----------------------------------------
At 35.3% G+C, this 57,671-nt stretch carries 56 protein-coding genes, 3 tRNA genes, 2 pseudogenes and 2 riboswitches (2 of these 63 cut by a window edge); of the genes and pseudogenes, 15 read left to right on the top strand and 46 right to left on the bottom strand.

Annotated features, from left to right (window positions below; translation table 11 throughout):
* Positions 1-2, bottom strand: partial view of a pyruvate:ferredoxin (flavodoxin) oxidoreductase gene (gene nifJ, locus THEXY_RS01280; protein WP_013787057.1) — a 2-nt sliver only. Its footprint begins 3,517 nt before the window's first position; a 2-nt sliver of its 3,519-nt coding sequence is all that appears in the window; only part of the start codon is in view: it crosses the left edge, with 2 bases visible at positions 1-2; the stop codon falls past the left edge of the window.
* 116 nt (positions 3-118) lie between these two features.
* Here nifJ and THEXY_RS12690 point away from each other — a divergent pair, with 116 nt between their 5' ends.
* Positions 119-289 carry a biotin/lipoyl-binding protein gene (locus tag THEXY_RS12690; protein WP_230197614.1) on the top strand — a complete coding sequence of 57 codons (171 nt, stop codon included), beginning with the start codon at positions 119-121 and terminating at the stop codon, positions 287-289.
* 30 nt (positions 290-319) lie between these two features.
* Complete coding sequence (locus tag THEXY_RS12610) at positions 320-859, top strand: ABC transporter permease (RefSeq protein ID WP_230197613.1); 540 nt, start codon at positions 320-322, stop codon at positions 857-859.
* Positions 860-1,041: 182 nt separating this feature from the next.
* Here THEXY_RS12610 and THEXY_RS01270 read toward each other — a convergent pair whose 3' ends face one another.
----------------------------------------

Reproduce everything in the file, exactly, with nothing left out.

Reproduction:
At 35.3% G+C, this 57,671-nt stretch carries 56 protein-coding genes, 3 tRNA genes, 2 pseudogenes and 2 riboswitches (2 of these 63 cut by a window edge); of the genes and pseudogenes, 15 read left to right on the top strand and 46 right to left on the bottom strand.

Annotated features, from left to right (window positions below; translation table 11 throughout):
* Positions 1-2, bottom strand: partial view of a pyruvate:ferredoxin (flavodoxin) oxidoreductase gene (gene nifJ, locus THEXY_RS01280; protein WP_013787057.1) — a 2-nt sliver only. Its footprint begins 3,517 nt before the window's first position; a 2-nt sliver of its 3,519-nt coding sequence is all that appears in the window; only part of the start codon is in view: it crosses the left edge, with 2 bases visible at positions 1-2; the stop codon falls past the left edge of the window.
* 116 nt (positions 3-118) lie between these two features.
* Here nifJ and THEXY_RS12690 point away from each other — a divergent pair, with 116 nt between their 5' ends.
* Positions 119-289 carry a biotin/lipoyl-binding protein gene (locus tag THEXY_RS12690; protein WP_230197614.1) on the top strand — a complete coding sequence of 57 codons (171 nt, stop codon included), beginning with the start codon at positions 119-121 and terminating at the stop codon, positions 287-289.
* 30 nt (positions 290-319) lie between these two features.
* Complete coding sequence (locus tag THEXY_RS12610) at positions 320-859, top strand: ABC transporter permease (RefSeq protein ID WP_230197613.1); 540 nt, start codon at positions 320-322, stop codon at positions 857-859.
* Positions 860-1,041: 182 nt separating this feature from the next.
* Here THEXY_RS12610 and THEXY_RS01270 read toward each other — a convergent pair whose 3' ends face one another.